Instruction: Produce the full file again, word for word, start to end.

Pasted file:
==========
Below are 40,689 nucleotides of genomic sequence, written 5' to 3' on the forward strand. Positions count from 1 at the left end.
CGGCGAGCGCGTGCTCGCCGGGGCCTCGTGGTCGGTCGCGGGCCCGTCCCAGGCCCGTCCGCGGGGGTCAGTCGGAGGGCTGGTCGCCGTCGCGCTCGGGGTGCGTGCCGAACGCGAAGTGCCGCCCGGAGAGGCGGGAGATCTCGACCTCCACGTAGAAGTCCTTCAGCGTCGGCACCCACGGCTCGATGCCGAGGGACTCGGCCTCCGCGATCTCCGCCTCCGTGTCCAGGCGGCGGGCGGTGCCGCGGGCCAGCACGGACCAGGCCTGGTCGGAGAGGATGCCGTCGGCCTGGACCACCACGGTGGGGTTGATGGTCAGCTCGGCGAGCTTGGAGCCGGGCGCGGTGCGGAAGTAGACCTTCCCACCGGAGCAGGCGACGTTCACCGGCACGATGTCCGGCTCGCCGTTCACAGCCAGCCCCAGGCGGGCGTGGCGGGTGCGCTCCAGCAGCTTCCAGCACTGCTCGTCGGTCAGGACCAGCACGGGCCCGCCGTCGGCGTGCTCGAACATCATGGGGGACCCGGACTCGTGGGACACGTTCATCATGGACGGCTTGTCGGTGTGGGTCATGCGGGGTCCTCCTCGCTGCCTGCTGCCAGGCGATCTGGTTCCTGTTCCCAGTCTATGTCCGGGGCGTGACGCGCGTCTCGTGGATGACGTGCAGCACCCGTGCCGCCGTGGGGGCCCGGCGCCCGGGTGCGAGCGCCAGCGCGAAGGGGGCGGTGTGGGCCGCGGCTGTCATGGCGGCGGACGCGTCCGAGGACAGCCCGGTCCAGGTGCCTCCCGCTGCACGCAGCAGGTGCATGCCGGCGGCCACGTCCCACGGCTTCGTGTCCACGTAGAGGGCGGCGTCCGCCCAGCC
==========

Below are 40,689 nucleotides of genomic sequence, written 5' to 3' on the forward strand. Positions count from 1 at the left end.
CGGCGAGCGCGTGCTCGCCGGGGCCTCGTGGTCGGTCGCGGGCCCGTCCCAGGCCCGTCCGCGGGGGTCAGTCGGAGGGCTGGTCGCCGTCGCGCTCGGGGTGCGTGCCGAACGCGAAGTGCCGCCCGGAGAGGCGGGAGATCTCGACCTCCACGTAGAAGTCCTTCAGCGTCGGCACCCACGGCTCGATGCCGAGGGACTCGGCCTCCGCGATCTCCGCCTCCGTGTCCAGGCGGCGGGCGGTGCCGCGGGCCAGCACGGACCAGGCCTGGTCGGAGAGGATGCCGTCGGCCTGGACCACCACGGTGGGGTTGATGGTCAGCTCGGCGAGCTTGGAGCCGGGCGCGGTGCGGAAGTAGACCTTCCCACCGGAGCAGGCGACGTTCACCGGCACGATGTCCGGCTCGCCGTTCACAGCCAGCCCCAGGCGGGCGTGGCGGGTGCGCTCCAGCAGCTTCCAGCACTGCTCGTCGGTCAGGACCAGCACGGGCCCGCCGTCGGCGTGCTCGAACATCATGGGGGACCCGGACTCGTGGGACACGTTCATCATGGACGGCTTGTCGGTGTGGGTCATGCGGGGTCCTCCTCGCTGCCTGCTGCCAGGCGATCTGGTTCCTGTTCCCAGTCTATGTCCGGGGCGTGACGCGCGTCTCGTGGATGACGTGCAGCACCCGTGCCGCCGTGGGGGCCCGGCGCCCGGGTGCGAGCGCCAGCGCGAAGGGGGCGGTGTGGGCCGCGGCTGTCATGGCGGCGGACGCGTCCGAGGACAGCCCGGTCCAGGTGCCTCCCGCTGCACGCAGCAGGTGCATGCCGGCGGCCACGTCCCACGGCTTCGTGTCCACGTAGAGGGCGGCGTCCGCCCAGCC